FORT MYERS, Fla. – Somewhere along the way on the trip from the city of Lafayette in southwest Louisiana to the city of Fort Myers in southwest Florida, a door swung open and stayed open for 17-year-old Lafayette left-hander Hogan Harris.
It was a door that had previously cracked open just enough for Harris to earn an invitation to this week’s 14th annual Perfect Game National Showcase. He arrived at JetBlue Park on Thursday with little fanfare, to be expected from a prospect identified only as a “top-1,000” in the class of 2015 national rankings and as no better than No. 76 among the country’s 2015 southpaws.
For his part, Harris was anything but wide-eyed once he was surrounded by hundreds of his 2015 classmates, almost every one of whom was ranked higher than he was. He was humbled, of course, but never once felt he didn’t belong.
“This has been great,” Harris told PG Friday afternoon, roughly 24 hours after he had pitched in the first game at this year’s PG National. “To be able to play against kids that are the best in the country; to be able show all the work that you’ve put in – what that’s done for you and what’s that done for everyone, really – and how it’s gotten them to where they’ve strived to be their whole life playing baseball.”
Robert Harris, Hogan’s dad and a self-proclaimed Louisiana Cajun with the accent to back up that claim, also feels his son belongs here on one of amateur baseball’s largest and most prestigious stages. Perhaps it was dream come true or, perhaps, it was reality grabbing a seat at the table.
“I guess everybody who ever played baseball since you can walk until you get to college, everybody’s got that dream,” Robert Harris said on Friday. “You’re in the park and you’re hitting balls out of your hand, and you’re not just hitting pop-ups, you’re hitting the game-winning home run in the seventh game of the World Series. When you’re pitching, it’s the same thing: you’re striking out Babe Ruth and the old Gas House Gang and all those other guys from way back when.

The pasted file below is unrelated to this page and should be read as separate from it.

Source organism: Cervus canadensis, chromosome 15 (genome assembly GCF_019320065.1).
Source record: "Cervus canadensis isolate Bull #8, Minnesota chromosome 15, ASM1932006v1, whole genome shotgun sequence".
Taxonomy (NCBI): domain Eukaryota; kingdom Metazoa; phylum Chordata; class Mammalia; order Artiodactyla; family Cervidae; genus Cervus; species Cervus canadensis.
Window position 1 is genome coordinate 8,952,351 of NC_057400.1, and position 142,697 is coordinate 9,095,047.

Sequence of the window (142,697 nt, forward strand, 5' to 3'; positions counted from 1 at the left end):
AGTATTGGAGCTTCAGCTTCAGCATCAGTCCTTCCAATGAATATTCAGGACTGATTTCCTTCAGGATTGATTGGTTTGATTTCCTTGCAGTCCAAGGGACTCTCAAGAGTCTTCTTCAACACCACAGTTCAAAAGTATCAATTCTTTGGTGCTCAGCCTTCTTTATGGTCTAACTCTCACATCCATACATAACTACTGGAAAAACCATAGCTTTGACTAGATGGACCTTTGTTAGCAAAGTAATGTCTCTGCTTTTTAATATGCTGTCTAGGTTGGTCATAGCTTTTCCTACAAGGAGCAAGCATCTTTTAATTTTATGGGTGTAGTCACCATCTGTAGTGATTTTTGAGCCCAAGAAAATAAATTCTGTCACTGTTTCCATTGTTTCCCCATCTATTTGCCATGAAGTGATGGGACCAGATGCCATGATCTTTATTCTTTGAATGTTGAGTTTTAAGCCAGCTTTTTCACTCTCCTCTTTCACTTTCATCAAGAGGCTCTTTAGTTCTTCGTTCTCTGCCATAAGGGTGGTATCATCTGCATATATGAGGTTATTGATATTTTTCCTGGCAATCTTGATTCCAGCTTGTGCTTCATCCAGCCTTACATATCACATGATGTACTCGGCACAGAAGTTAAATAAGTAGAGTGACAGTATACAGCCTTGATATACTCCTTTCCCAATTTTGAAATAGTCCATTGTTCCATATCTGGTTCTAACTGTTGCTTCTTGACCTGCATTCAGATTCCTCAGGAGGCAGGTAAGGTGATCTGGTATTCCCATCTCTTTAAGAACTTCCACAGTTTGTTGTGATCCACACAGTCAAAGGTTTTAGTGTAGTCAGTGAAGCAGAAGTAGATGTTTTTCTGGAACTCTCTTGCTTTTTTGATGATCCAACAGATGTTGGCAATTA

“But you kind of hope for this, and I could always see that (Hogan) was an athlete, but there are not very people that make it to this point,” he continued. “It’s a dream, and there is still a lot of stuff to do.”
Hogan Harris, suited up for PG Black, was the third pitcher handed the ball in the first game of the PG National Showcase and he immediately put on his game face as he settled in for his two innings of work. The first fastball he delivered hit 93 miles-per-hour. The next five hit 92, 92, 92, 93 and 92 mph.
After a falloff to a meager 91, he delivered a heater that topped-out at 94 mph. During the outing, Harris also used a changeup that sat 81-83 mph and a tightly spinning curveball to keep the hitters off balance.
It was a performance by a relatively unknown prospect that was reminiscent of those turned-in by Rob Kaminsky and Kodi Medeiros at the 2012 and 2013 PG National Showcases, respectively. A year after their PG National outings, both were first round picks in their respective MLB amateur drafts.
“I never really thought it would be possible,” Hogan Harris said. “Obviously, I’ve always worked to try to get here but I never really thought it would actually be attained. Now that it has, it’s kind of like an early Christmas, I guess.
“Earlier (in my career) it just seemed like I was like every baseball player that’s always wanted to get to the big leagues, and I never thought it was possible,” he said. “Now I’m seeing a possible chance of actually going fast and possibly doing stuff as a professional; it’s pretty awesome.”
This is the first showcase appearance for Harris after performing in a combined six PG WWBA and PG World Series tournaments with Chad Raley and Marucci Elite last summer. His father said Hogan has never lost a game while pitching for St. Thomas More High School, and when Raley picked him up last summer and he started gaining exposure at those PG tournaments, scouts and college recruiters, in turn, started getting on board.